Credit: Mark Fischer on Flickr, under Creative Commons (CC BY-SA 2.0).
(WOMENSENEWS)–On April 15, the Supreme Court will hear oral arguments in a gene-patenting suit that is important for anyone concerned about breast cancer treatment, medical research, health screening and medical costs.
The case also holds huge implications for ovarian and prostate cancers, and it looms over the treatment of pancreatic and skin cancers as well.
“The central issue of this case,” writes lawyer John Hendricks in an amicus brief on the case, “is whether human genetic material, or a segment of the human genome, upon isolation and/or extraction from the body, constitutes patent-eligible subject matter . . . To be clear, the patents now at issue do not claim a means of isolating or extracting the gene, they claim the gene itself as invention.”
The Association of Molecular Pathology v. Myriad Genetics (also known as the ACLU/Myriad “gene patent” case) began in 2009 and–seeing various appeals and reversals along the way–has made its way to the highest court of the United States.
This patent has been ruled against and upheld in court various times, but the most recent ruling, issued in 2012 by the U.S. Federal Circuit Court of Appeals in Washington, D.C., upheld it.
The patent concerns genes we all possess–men and women, girls and boys–that have come to be called BRCA (an abbreviation for breast cancer). Myriad Genetics’ patent covers all forms of the genes once they are isolated, or taken from the body.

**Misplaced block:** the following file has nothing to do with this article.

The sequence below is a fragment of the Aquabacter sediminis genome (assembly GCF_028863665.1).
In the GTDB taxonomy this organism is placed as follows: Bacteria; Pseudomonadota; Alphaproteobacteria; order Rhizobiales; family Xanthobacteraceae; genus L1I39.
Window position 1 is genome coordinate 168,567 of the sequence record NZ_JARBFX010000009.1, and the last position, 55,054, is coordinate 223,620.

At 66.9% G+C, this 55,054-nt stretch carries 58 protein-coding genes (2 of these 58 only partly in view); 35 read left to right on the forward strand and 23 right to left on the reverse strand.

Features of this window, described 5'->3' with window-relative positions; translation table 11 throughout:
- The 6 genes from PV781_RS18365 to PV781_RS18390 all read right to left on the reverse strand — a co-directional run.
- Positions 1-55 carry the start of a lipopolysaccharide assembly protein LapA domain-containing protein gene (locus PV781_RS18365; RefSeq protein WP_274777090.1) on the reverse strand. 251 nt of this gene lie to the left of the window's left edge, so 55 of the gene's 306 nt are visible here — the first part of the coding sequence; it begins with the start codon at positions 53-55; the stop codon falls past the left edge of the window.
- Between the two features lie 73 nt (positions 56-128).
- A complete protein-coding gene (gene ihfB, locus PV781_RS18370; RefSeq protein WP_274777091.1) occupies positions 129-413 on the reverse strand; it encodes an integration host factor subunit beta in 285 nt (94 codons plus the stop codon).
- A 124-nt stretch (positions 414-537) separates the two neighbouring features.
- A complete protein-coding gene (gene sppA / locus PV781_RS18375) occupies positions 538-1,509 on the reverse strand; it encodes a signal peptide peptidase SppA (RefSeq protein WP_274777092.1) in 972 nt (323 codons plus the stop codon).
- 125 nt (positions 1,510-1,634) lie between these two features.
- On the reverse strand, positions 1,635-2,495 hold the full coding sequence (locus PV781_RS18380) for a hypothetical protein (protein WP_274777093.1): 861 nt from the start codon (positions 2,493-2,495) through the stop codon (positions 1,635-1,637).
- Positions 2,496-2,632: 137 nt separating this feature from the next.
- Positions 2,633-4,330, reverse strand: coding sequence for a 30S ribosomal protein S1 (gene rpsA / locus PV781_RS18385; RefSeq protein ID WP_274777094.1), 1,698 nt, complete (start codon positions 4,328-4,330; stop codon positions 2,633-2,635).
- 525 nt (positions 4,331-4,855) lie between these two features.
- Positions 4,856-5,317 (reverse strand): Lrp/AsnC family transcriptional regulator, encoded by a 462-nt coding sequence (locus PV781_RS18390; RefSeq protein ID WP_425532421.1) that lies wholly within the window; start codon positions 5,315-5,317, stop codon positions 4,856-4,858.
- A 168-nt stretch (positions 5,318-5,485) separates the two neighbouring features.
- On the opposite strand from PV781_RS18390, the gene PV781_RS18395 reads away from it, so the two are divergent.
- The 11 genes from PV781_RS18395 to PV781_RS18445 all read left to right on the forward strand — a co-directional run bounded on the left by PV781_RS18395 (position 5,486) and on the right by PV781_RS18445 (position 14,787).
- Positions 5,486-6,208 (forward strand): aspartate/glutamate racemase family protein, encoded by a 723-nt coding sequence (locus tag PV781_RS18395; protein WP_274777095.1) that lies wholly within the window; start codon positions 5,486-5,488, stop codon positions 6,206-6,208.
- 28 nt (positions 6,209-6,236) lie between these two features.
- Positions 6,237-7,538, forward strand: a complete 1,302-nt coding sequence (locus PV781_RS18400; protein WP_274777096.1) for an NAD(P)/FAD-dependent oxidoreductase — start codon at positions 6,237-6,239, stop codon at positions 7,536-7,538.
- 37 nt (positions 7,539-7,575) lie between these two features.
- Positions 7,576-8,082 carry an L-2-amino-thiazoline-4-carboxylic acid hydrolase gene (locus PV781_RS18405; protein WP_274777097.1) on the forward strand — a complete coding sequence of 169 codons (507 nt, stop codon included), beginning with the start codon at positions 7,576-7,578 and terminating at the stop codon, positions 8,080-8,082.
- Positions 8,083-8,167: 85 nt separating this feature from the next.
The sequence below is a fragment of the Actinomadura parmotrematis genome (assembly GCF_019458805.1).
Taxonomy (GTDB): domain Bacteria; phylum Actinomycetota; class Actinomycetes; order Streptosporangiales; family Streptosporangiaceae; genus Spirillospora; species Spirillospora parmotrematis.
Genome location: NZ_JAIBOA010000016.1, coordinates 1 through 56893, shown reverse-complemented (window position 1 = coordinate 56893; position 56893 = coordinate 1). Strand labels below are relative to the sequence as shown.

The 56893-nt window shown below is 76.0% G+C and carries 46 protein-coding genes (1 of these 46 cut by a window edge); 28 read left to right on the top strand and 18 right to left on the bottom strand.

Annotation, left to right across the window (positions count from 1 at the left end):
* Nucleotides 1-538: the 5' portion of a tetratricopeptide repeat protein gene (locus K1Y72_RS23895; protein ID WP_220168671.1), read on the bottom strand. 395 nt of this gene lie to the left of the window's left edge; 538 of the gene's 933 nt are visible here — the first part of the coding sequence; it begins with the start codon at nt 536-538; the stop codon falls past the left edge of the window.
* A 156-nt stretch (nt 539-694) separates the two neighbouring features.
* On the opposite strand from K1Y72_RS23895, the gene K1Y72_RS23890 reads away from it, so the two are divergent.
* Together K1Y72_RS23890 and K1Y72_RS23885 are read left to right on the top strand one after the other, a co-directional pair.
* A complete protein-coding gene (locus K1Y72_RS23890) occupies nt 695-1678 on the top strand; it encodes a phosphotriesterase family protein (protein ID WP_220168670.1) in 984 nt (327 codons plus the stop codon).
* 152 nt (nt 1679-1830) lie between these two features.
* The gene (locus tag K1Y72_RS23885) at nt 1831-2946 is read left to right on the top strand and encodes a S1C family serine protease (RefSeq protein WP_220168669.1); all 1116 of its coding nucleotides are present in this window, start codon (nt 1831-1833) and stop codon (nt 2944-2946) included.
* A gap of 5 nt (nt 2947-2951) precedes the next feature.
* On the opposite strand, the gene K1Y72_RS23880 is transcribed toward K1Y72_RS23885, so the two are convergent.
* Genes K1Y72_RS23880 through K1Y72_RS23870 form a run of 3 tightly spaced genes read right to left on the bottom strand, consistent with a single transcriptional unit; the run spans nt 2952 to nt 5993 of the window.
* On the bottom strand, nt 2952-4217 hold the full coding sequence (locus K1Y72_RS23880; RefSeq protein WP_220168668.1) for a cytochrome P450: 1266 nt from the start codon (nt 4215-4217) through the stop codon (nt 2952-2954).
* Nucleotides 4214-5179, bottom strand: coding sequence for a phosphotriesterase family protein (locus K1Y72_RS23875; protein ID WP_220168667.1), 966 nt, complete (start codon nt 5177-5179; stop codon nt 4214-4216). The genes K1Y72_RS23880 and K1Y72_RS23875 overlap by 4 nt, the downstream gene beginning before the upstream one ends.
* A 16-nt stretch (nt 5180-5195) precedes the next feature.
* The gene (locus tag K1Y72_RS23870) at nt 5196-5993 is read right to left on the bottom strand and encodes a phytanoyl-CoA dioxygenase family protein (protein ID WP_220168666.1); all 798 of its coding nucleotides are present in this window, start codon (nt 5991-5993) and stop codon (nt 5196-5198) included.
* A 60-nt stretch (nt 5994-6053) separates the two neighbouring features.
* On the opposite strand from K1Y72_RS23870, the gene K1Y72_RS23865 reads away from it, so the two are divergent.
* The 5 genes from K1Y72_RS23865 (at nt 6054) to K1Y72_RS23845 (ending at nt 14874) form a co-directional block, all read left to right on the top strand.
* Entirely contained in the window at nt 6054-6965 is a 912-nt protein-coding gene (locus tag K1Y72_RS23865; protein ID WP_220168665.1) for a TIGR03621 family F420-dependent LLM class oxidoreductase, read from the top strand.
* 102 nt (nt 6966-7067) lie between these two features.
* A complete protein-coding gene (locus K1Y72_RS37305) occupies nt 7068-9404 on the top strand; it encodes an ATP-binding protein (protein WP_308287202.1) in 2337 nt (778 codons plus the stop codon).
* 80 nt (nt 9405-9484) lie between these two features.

The Federal Circuit Court decided that isolated DNA molecules have “markedly different” characteristics than native DNA and therefore do not count as “products of nature,” which cannot be patented.
Certain mutations on these genes, particularly the BRCA1 and BRCA2 genes, greatly increase the lifetime risk of breast cancer for both men and women. They also significantly increase ovarian and prostate cancer risk. Less drastically but still very notably, these mutations can increase the risk of pancreatic and skin cancer for both sexes.
A test can determine whether someone is a carrier of one or more mutations to the BRCA genes. Myriad Genetics, based in Salt Lake City, developed this test and owns the exclusive rights to perform it. But Myriad has also claimed a patent on BRCA genes themselves when they are isolated from a person’s body.
The patent, Hendricks said, gives the owner the right to restrict the use of the material for other research without a license from Myriad. “And they don’t have to grant the rights, for any price,” he added. “The decision is up to them. This restricts the amount of research that can be done on these genes.”
If Myriad holds on to the patent–which can essentially monopolize involvement with BRCA genes–this outcome will have both immediate and long-term health care consequences.
For example, some patients, such as Andrea Marks, are waiting for information about their BRCA mutations that does not exist yet. Her mother died of breast cancer, and Marks herself has had a stage 4 breast-cancer recurrence. Marks, who asked to use a pseudonym to protect her privacy, was told at the time of her initial stage 2 breast cancer diagnosis that she had a “BRCA1 mutation of unknown significance.” But her care and treatment are limited by incomplete information on her specific mutation. And other companies cannot freely do research on it unless the patent is lifted.